RESCUE TAPE Self-Fusing Silicone Tape (1", Clear)
|Average Customer Review: ( 234 customer reviews )
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168 of 170 found the following review helpful:
An easy shortcut in some situations Jul 31, 2010
When I opened the box I was disappointed at how small a roll of tape I had bought.
But when I first found a use for it, I became a believer. This stuff is great to have around.
I have a leaky irrigation hose. I could either make a project of digging it up and replacing it, or I could patch it if I could find a patch method that would work easily. A short length of this tape, stretched and wrapped around the hose while it was spraying water, fixed the problem in a couple of minutes instead of a couple of hours. The patch has held up through several days worth of two hours' irrigation daily, and it's looking solid. I'm glad to to have the rest of the roll on hand for the future.
This tape is not a film with separate adhesive; it seems to be a homogeneous stretchy substance that melds to itself. So when you stretch it thin and wrap it around something, the layers fuse together and it becomes like a band around the thing you've wrapped. For shipping and storage, the tape is separated by layers of an ordinary plastic film; that's why the roll you see photographed looks like it has wrinkled edges. The separating film is much wider than the actual rescue tape itself, presumably to keep the rescue tape effectively separated from the next layer of it.
223 of 231 found the following review helpful:
This stuff works great but you have to use it "right" Jun 26, 2012
By Bob Tobias
Calling it "tape" may be a bit misleading since there's no sticky side. You can't, for example, use it to hold a piece of paper to a wall.
What you can do is use it to wrap something and create a surprisingly strong, leak-proof cover. To make it work as advertized you need to wrap the... (ok) tape around what you are trying to cover making sure each time around you are overlapping the previous and that you are stretching it to at least twice it's length. The overlapping is to get a complete cover and the stretching is what makes layers stick together.
Do those two things and you will be amazed at how well this... strip of self-adhesive silicon material does at sealing leaks.
I also find it handy to use as cable wraps. A 1/4" wide strip does a great job of keeping wire bundles up to 3/4" thick neat and tidy. And it looks a lot better than Velcro Reusable Self-Gripping Cable Ties, 0.5 Inches x 8 Inches Long, Black, 100 Ties per Pack (91140) or Cables to Go 43036 Cable Ties 4-inch - 100 Pack (Black) on small bundles of wire. BTW, if you use this stuff just for that there's enough to wrap over 500 cable bundles. (576 if you do the arithmetic.)
Please feel free to let Amazon and me know whether this was helpful to you or not, since it helps me improve my reviews.
75 of 76 found the following review helpful:
Amazing Rescue Tape Aug 28, 2008
By Colin S. Archibald
I have now done two emergency repairs with this product preventing expensive emergency (after hours) costs for a plumber to come out. I had a cracked pipe which I simply wrapped with this product and had the plumber come out to replace the pipe four days later (after a long holiday weekend). I have now given this as a gift to several friends, have it at home, work and in my RV. I wouldn't be without it.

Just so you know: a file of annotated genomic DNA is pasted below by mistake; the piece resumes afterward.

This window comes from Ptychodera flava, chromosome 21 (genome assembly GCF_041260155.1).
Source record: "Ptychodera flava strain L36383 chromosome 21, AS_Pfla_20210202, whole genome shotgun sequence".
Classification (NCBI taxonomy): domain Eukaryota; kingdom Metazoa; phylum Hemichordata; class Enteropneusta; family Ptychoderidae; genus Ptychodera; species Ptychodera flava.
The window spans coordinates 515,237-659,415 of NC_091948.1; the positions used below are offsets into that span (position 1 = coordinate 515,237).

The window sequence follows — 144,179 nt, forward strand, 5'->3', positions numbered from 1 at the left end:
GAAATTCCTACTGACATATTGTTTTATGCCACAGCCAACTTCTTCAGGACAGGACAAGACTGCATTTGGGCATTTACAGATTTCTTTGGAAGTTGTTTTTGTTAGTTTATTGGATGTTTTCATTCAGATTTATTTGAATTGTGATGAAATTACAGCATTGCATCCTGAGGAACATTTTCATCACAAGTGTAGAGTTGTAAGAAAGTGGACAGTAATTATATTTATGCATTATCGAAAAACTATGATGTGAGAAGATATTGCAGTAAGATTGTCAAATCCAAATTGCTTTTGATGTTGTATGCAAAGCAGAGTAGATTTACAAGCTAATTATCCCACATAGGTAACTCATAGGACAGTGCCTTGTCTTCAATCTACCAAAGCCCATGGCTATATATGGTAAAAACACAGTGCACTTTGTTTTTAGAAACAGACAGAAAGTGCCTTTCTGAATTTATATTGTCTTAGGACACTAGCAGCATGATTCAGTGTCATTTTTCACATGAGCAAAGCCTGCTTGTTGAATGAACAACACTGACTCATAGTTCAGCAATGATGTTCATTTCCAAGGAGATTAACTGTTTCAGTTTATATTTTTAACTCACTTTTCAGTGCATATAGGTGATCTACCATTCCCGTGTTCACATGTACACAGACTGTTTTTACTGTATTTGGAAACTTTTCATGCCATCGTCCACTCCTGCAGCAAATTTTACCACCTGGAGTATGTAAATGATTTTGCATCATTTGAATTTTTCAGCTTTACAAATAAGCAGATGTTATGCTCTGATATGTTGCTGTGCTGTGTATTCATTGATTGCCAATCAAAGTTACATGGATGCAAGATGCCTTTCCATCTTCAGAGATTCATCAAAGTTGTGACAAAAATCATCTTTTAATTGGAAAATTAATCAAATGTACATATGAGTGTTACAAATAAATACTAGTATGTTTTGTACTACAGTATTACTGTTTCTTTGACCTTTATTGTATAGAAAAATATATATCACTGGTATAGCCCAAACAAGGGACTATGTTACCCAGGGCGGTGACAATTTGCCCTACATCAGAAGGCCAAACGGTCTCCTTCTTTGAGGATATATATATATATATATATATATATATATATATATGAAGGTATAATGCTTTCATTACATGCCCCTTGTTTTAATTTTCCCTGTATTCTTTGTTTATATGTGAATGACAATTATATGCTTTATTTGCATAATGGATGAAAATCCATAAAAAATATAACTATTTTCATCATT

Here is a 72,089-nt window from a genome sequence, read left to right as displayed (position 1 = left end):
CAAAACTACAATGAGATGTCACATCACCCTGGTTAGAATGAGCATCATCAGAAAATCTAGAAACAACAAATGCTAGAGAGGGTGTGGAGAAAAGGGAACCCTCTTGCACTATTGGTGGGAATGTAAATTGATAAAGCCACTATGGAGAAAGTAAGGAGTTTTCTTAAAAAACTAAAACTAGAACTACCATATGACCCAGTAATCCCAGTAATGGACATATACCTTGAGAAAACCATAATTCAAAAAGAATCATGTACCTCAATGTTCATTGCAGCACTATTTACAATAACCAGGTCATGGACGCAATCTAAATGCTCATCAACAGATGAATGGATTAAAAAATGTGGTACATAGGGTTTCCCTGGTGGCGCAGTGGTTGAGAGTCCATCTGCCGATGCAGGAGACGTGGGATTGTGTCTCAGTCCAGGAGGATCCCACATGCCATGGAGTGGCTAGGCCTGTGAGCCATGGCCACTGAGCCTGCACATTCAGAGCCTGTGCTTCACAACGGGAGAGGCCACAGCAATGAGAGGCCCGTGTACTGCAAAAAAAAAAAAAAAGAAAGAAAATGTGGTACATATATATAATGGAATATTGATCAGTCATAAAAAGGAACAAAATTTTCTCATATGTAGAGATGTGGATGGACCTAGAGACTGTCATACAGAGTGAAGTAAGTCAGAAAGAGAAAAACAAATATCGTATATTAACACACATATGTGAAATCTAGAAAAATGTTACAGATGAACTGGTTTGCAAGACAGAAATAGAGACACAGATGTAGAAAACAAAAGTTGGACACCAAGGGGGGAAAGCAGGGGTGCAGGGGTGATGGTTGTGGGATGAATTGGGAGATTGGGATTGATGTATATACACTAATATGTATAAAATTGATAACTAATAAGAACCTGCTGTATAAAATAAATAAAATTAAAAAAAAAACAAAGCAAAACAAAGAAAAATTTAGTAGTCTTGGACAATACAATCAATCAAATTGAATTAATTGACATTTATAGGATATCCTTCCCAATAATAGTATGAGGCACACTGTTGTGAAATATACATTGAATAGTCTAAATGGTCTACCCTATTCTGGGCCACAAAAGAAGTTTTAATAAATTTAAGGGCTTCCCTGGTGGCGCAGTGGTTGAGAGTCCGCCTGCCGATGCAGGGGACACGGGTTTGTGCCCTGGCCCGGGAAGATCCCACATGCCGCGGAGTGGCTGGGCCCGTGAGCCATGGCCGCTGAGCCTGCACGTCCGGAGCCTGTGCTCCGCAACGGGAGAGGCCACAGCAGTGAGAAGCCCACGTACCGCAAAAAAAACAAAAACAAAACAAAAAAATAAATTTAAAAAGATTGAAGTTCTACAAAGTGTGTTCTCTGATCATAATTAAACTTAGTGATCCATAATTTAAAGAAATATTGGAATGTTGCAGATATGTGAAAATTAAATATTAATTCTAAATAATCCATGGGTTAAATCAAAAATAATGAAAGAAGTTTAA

53 of 55 found the following review helpful:
Better than Sliced Bread Jul 21, 2010
By Donald W. Campbell
Wow, this stuff is go great, I plan to write a book... 101 things to do with rescue tape.
I originally purchased this to fix a leaking toilet. Worked wonders. I then went on to bigger things, like leaking kitchen sink drains (it was the leak that was bigger, not the toilet). But with the caveat that whatever you want to tape must let the rescue tape stick to itself, it is not adhesive like typical tape, it works as claimed.
I'm now on a mission to find new and exciting uses for the tape. So far:
If you tape the center pole of a typical office chair, your uncooperative coworkers can no longer raise or lower it from where you want it to stay. (Presumably this might fail if your coworkers weigh over 950 pounds, the limit of the tape's tensile strength).
Not really a high pressure application, but I noticed my AC drain was clogged. Normally, I use a garden hose and get wet during the flushing. Not anymore. I wrapped the end of the hose (not tightly like for pressure, but loosely to allow the tape to maintain full thickness) until it just about fit completely into the AC drain access, and then, using some stretching and pressure, I finished it off by tapering the edge to give a smoother, and wedge shaped profile. No more water on me, and AC drain is clog free.
Finally, my Dog's bowls are stainless steel with a rubber bumper bottom. Over the years, the rubber has stretched, although the steel is, well steel and stainless. I have laminate floors, so I did not want scratching, so... Out comes the rescue tape! I admit this one is a challenge, as you have to stretch out about 4' of tape to get all the way around the bottom of the bowl to self-seal. In a patriotic motif, I did one bowl in blue and another in red. I don't know if Sirius likes the colors, but I think he is probably color blind.
Having rededicated my life to finding unique uses for rescue tape, I'll update the review when I've gotten a few more.
38 of 40 found the following review helpful:
Unbelievable Product Dec 12, 2009
This product has more uses than one can imagine. I used it for woodworking glue-ups, firming up hockey gear....oh, I can't list all the applications. It adheres well to most everything, it stretches, it doesn't leave sticky marks like duct tape...just a great product. As the volume picks up I hope the price comes down.
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